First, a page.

Here at Mike Brewer Motoring we like the quirky and unusual, we’re also partial to a future classic. We think Citroen’s C4 Cactus fits the bill on both counts.
You’ll have to bear with us on this one. We know that the choice of what appears to be a sensible family hatchback isn’t most people’s idea of a future classic, but then in many ways the Citroen Cactus is quite some way from being entirely sensible. That’s exactly what will give it plenty of appeal once showrooms are filled with rows of aerodynamic EVs.
The thing is, classic car types (ourselves included) like to wax lyrical about Citroen quirkiness, but the reality is that we have to go back many years to find it. Like most car makers the pursuit of sales and profits meant mainstream was the way to go for the French manufacturer, and the result was cars that were worthy but a teeny bit dull. Until they launched this.
Previewed as a concept in 2013 Citroen said that they aimed to “create a unique harmony between the distinctive and the practical.” But the production version wouldn’t actually be like this…would it? Actually, it was and if you were to park the Cactus next to the multitude of family car rivals it was clear they’d come up with something, well, quirky. It had been a long time since we could say that, but this was very much a return to form.
Yes, you could also argue this was the French firm being wilfully contrary but we think that’s what makes it so fascinating. For one thing, there was the way it looked. The flowing styling and smooth edges were intended to give a non-aggressive aesthetic, but what really stood out – quite literally – were the ‘Airbumps”. Where other cars sported a few meagre rubbing strips to fend off parking dings, Citroen went left-field. Along the sides and at each end were polyurethane skins that resisted scratches and contained air capsules for added protection. Bonkers but brilliant.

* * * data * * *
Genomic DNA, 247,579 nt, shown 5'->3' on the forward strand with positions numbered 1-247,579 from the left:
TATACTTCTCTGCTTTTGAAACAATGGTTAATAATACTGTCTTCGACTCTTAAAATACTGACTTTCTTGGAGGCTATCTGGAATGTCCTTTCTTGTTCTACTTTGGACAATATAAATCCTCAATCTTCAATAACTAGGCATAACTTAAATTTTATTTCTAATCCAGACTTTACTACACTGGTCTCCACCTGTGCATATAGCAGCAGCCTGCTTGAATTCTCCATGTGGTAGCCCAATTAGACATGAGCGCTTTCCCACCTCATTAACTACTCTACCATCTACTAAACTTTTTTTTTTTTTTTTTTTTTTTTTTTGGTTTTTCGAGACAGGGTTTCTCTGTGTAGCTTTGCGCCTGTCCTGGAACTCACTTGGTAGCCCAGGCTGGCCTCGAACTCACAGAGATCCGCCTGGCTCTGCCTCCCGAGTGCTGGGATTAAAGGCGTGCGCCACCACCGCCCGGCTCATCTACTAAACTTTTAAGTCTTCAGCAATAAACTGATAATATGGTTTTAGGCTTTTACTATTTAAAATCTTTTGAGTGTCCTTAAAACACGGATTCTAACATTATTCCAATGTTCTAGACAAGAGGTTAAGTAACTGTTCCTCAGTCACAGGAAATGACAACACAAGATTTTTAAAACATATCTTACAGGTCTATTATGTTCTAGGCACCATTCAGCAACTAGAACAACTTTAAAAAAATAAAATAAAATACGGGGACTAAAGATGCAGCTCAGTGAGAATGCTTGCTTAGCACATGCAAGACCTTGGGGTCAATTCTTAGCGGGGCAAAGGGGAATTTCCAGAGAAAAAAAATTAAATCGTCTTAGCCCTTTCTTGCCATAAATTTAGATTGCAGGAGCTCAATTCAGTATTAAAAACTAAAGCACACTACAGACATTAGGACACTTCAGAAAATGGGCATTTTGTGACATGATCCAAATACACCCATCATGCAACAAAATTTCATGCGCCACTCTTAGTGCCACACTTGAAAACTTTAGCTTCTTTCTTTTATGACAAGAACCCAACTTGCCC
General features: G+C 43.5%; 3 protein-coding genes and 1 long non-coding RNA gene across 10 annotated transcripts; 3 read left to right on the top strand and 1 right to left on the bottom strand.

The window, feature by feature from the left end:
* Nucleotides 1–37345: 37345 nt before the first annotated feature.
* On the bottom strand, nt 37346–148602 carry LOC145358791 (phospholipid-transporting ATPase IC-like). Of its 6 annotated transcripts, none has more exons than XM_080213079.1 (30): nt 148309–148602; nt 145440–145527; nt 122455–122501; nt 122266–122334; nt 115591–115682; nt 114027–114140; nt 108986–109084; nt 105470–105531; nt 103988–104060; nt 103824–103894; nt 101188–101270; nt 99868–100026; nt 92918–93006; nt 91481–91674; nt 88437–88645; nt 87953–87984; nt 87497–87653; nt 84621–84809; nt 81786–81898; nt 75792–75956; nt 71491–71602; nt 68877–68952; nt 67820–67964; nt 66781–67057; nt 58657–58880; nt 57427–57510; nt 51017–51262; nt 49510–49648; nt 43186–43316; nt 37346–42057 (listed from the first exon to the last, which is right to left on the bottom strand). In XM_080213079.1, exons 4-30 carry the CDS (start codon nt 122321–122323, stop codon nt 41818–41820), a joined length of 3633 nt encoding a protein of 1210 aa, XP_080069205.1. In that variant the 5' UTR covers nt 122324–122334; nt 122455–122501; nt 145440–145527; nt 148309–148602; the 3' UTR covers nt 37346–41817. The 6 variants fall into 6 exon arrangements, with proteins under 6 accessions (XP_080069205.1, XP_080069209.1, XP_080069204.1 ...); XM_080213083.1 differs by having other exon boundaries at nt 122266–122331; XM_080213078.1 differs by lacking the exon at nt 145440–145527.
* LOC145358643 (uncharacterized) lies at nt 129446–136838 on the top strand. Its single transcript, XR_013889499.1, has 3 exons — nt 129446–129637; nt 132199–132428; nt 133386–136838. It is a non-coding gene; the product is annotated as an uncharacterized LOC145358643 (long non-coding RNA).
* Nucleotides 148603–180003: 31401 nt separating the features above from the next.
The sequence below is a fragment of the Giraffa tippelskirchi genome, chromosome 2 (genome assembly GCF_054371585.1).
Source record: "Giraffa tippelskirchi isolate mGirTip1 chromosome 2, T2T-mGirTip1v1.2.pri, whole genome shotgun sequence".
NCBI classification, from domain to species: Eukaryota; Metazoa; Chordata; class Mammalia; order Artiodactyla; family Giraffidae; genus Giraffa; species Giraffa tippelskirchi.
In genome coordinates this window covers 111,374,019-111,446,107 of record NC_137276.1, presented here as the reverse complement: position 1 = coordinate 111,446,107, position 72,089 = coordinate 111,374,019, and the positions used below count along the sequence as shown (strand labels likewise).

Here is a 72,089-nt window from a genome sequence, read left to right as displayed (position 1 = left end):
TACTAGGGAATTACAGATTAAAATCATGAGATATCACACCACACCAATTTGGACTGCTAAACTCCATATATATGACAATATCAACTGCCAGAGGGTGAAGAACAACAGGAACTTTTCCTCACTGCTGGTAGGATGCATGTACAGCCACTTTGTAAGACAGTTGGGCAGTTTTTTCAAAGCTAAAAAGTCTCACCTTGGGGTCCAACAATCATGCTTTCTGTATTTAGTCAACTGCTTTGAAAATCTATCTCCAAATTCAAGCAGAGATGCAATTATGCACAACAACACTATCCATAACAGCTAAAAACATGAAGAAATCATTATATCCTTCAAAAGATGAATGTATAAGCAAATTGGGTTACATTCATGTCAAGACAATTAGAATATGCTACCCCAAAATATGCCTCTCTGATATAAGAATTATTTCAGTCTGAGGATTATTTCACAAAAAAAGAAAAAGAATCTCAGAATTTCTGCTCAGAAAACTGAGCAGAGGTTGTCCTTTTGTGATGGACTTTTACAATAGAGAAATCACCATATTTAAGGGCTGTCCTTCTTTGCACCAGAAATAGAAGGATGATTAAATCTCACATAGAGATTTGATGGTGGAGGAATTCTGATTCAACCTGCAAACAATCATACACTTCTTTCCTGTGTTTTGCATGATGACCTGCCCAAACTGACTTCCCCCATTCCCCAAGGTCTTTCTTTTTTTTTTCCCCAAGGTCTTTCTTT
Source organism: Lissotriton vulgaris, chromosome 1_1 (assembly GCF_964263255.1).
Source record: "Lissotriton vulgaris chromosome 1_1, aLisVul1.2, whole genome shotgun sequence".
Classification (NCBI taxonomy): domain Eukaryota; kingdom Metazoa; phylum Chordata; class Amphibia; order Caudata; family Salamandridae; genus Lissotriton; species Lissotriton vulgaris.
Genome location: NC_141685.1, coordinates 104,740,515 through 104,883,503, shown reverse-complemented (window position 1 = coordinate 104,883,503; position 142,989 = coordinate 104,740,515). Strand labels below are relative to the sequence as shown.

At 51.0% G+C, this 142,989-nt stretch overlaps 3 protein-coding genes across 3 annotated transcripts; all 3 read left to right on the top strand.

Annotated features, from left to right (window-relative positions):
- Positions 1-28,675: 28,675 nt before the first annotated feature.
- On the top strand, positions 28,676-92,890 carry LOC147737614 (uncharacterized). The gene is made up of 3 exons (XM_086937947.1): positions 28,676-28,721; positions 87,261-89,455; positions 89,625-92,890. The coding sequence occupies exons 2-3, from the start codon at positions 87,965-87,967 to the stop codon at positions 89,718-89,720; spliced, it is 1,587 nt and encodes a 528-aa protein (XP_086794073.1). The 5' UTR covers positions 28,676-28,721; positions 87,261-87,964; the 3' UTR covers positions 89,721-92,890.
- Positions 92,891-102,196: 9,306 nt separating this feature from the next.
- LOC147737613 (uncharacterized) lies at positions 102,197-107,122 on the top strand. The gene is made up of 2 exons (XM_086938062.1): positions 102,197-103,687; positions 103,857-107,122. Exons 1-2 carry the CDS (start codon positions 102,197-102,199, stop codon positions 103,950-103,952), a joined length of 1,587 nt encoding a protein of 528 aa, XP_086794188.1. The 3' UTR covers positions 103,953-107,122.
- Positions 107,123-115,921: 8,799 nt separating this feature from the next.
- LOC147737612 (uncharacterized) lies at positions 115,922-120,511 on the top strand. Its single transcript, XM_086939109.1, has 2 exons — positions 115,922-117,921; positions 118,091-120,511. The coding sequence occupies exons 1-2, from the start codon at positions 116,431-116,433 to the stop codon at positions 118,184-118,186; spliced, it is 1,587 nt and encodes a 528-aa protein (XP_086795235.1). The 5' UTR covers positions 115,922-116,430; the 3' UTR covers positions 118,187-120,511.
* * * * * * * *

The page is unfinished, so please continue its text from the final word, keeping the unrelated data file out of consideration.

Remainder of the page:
It was no less different on the inside. The usual dials, switches and acres of black plastic? Non. Instead there were natural materials for a “stylish, relaxed atmosphere”, sofa-style front seats, and a completely digital dashboard. It was all about being soothing, comfortable and easy to live with, and that’s not necessarily something you could say about many rival models where ruthless efficiency or faux-sportiness were the names of the games.
There were plenty more unique touches, too, including making the dashboard simpler and cleaner by moving the passenger airbag to the roof, from where it deployed over the windscreen. Obviously. The thermally-insulated glass roof panel made things nice and airy, too, and there were interior door handles like designer luggage. This cabin was different and then some, and for those that admire a hefty dose of Gallic flair that’s just fine.
Technology wasn’t in short supply, either. Today’s cars are laden with the stuff, but Cactus buyers benefitted from an app that could assist with finding fuel stations, provide traffic information and help with locating hotels and restaurants. All about making life easy and comfortable, you see. There was even an innovation called ‘Smart Wash’ that made ridding the windscreen of dirt and dead bugs more effective and efficient.
Okay, so things were rather more conventional under the bonnet where a choice of frugal turbocharged petrol and diesel engines were on offer. And while the soft ride and light controls had their pluses one downside was a driving experience that was rather imprecise, which wouldn’t have been everyone’s cup of tea. Still, let’s not quibble. There were plenty of alternatives if you wanted sharper dynamics, but then those didn’t come with Airbumps….
So all of this leaves us where, exactly? Looking at a future classic, we reckon. Bag one now for not much more than £5000, tuck it away somewhere, and in a few decades time it’s a car that will stand out like few others. One that will be considered a little flawed but rather fascinating, and isn’t that just what an old Citroen should be?
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